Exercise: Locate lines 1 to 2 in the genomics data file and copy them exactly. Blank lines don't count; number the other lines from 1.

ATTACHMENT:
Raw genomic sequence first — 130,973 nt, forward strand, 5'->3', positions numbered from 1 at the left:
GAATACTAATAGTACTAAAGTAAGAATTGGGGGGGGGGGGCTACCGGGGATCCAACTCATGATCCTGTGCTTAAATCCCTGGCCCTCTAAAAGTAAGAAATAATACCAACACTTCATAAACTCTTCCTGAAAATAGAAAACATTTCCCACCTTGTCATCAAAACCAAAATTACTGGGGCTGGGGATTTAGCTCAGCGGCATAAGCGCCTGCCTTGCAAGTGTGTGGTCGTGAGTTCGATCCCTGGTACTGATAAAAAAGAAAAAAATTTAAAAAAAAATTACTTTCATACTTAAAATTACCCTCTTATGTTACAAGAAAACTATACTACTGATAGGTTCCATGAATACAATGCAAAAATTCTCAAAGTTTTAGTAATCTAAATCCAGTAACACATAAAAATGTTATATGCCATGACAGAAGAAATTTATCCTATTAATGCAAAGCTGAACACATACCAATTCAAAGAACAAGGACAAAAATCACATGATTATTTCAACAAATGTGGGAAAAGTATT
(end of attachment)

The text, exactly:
Raw genomic sequence first — 130,973 nt, forward strand, 5'->3', positions numbered from 1 at the left:
GAATACTAATAGTACTAAAGTAAGAATTGGGGGGGGGGGGCTACCGGGGATCCAACTCATGATCCTGTGCTTAAATCCCTGGCCCTCTAAAAGTAAGAAATAATACCAACACTTCATAAACTCTTCCTGAAAATAGAAAACATTTCCCACCTTGTCATCAAAACCAAAATTACTGGGGCTGGGGATTTAGCTCAGCGGCATAAGCGCCTGCCTTGCAAGTGTGTGGTCGTGAGTTCGATCCCTGGTACTGATAAAAAAGAAAAAAATTTAAAAAAAAATTACTTTCATACTTAAAATTACCCTCTTATGTTACAAGAAAACTATACTACTGATAGGTTCCATGAATACAATGCAAAAATTCTCAAAGTTTTAGTAATCTAAATCCAGTAACACATAAAAATGTTATATGCCATGACAGAAGAAATTTATCCTATTAATGCAAAGCTGAACACATACCAATTCAAAGAACAAGGACAAAAATCACATGATTATTTCAACAAATGTGGGAAAAGTATT